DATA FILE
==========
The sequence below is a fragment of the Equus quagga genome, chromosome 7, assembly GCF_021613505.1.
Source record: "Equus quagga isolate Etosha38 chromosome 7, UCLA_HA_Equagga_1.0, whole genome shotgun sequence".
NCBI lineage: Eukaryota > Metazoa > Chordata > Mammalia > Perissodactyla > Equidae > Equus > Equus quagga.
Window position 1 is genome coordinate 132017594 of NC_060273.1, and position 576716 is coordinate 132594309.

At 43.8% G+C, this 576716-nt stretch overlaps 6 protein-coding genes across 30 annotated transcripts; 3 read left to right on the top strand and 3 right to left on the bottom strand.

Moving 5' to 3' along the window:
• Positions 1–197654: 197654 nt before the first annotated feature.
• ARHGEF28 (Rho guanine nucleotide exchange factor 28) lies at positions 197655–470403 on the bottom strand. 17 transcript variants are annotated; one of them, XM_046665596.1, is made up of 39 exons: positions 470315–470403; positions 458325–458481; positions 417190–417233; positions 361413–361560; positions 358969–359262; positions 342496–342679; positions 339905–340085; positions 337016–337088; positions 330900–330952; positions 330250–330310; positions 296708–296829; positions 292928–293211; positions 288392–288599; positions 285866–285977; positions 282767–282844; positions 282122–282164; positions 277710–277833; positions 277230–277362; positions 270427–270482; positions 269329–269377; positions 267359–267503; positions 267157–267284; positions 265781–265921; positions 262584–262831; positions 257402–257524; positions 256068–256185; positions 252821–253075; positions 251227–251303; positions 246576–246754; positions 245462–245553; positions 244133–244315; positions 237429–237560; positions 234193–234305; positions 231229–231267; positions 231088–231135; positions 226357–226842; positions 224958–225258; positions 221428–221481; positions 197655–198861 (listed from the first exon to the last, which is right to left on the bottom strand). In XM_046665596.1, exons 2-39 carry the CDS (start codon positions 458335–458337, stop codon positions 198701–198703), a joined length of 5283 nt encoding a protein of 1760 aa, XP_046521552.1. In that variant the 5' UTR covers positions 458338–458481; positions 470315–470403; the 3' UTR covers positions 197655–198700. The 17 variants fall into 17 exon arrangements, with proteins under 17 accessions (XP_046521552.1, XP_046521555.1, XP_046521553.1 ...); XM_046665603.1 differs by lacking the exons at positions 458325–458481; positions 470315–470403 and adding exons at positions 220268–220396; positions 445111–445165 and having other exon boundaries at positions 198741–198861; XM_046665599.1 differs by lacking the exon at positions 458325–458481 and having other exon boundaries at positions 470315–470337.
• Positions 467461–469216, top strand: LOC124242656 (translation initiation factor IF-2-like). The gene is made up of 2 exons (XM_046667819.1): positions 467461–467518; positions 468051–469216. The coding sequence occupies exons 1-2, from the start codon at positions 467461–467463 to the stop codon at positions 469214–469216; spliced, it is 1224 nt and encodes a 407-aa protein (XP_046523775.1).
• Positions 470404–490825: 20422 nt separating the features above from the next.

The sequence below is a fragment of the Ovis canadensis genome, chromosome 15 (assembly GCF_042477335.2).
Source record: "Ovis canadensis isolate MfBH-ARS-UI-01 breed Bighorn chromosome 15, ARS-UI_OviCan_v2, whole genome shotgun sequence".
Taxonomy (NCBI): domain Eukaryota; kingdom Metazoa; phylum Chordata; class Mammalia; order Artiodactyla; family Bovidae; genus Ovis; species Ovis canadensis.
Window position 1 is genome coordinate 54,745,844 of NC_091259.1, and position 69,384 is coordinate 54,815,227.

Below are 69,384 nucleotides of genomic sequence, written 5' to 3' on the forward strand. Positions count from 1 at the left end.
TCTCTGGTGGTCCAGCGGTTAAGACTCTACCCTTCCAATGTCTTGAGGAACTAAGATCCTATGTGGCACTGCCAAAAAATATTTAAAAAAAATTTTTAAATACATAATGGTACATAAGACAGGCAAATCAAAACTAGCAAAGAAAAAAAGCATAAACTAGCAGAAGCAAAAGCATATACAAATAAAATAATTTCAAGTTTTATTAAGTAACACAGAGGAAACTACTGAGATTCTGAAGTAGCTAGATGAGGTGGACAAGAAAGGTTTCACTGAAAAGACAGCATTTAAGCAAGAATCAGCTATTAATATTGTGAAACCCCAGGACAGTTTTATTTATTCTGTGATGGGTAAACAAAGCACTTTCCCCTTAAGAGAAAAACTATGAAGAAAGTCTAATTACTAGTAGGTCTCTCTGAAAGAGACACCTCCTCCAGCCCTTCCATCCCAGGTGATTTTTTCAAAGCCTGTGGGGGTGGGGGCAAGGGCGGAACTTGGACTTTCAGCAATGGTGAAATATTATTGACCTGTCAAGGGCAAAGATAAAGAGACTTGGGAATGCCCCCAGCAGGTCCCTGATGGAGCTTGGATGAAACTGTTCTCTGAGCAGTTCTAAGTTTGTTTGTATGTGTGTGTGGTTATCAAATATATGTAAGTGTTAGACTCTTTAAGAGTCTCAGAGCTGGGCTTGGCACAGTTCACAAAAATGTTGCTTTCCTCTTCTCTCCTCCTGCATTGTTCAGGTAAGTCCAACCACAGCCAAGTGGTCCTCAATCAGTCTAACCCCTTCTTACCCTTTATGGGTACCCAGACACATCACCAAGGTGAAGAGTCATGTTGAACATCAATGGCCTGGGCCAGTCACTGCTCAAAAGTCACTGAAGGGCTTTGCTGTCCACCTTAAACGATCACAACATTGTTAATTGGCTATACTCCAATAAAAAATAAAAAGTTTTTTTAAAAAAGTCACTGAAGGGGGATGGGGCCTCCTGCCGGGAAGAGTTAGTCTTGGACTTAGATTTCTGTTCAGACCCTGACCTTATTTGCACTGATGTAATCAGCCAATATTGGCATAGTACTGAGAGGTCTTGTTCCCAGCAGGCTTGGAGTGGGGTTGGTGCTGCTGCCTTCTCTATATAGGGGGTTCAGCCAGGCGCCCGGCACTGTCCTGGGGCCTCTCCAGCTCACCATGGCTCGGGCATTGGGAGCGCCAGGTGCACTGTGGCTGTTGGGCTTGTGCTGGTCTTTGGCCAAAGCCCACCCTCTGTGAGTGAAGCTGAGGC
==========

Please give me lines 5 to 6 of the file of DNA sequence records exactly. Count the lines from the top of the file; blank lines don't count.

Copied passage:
At 43.8% G+C, this 576716-nt stretch overlaps 6 protein-coding genes across 30 annotated transcripts; 3 read left to right on the top strand and 3 right to left on the bottom strand.

Moving 5' to 3' along the window: